Workers engaged in a rapidly growing form of unregulated internet work known as microwork are routinely denied minimum wage, it can be revealed.
A survey by think tank Autonomy and researchers from the University of Exeter and the London School of Economics suggests thousands of people could be earning less than £4 an hour.
Micro workers perform simple tasks such as identifying and captioning images to push AI operations, data entry, or simply clicking on advertisements to generate traffic. The industry has grown during the pandemic as people are forced to work from home.
But the survey of 1,189 UK-based micro-workers suggests that, like others in the labor economy who are not classed as employees under employment law, wages are often below pay minimum.
Almost two in three said they earned less than £4 an hour on piecework terms where they are paid by the task, with 95% earning less than the UK minimum wage. The hourly rate is actually even worse because workers have to spend time getting new assignments. Some 30% of microworkers reported spending at least half an hour on unpaid activities per hour of paid work.
Most of the micro-workers, who number in the millions, come from countries like India, Kenya and Venezuela, but with wages stagnating in the UK amid a cost of living crisis, even wages this low are becoming increasingly attractive to Brits.
The report states: “Microwork and other forms of digital piecework are beginning to play an important role in the neoliberal ‘bustle culture’: the idea that people should be productive all the time and that Success is determined by endless work and the achievement of an entrepreneurial ideal. Due to the influence of a pervasive “always on” culture promoted by celebrities and influencers on social media, many workers feel guilty when they are not working. »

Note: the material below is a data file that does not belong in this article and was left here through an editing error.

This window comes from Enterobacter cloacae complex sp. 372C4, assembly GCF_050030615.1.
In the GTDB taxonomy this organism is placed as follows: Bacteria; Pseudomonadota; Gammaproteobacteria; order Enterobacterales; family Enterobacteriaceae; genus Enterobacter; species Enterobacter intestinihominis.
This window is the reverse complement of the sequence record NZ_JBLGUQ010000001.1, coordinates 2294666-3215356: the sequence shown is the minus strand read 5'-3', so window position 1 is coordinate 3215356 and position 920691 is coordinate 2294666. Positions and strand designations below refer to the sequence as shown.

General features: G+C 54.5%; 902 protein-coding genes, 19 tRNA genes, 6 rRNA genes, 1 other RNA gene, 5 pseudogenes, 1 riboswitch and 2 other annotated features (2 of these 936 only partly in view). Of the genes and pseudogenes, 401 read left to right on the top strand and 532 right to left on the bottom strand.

Will Stronge, research director at Autonomy, said the UK government should “name and shame companies that pay microworkers below minimum wage” and “unfairly exploit thousands of microworkers” in a “booming industry that has no regulations”. He added: “This invisible online workforce deserves better pay and workplace protections.”
Micro-workers often have no relationship with the people they work for. A micro worker from the east of England told the Observer“It is difficult to get in touch with anyone from these platforms to say if there is a problem or if the system is not working. It’s faceless, you’re part of a machine. Things are pretty one-sided.
He started doing microwork during the pandemic, and he relishes the fact that he can work during the hours spent commuting. But “the pay is low when you put it in context and I think companies and platforms are getting very cheap labor out of it,” he added. “You could also have your work rejected and that means you’re not getting paid for it. If I relied on this for my main income, I would be very concerned.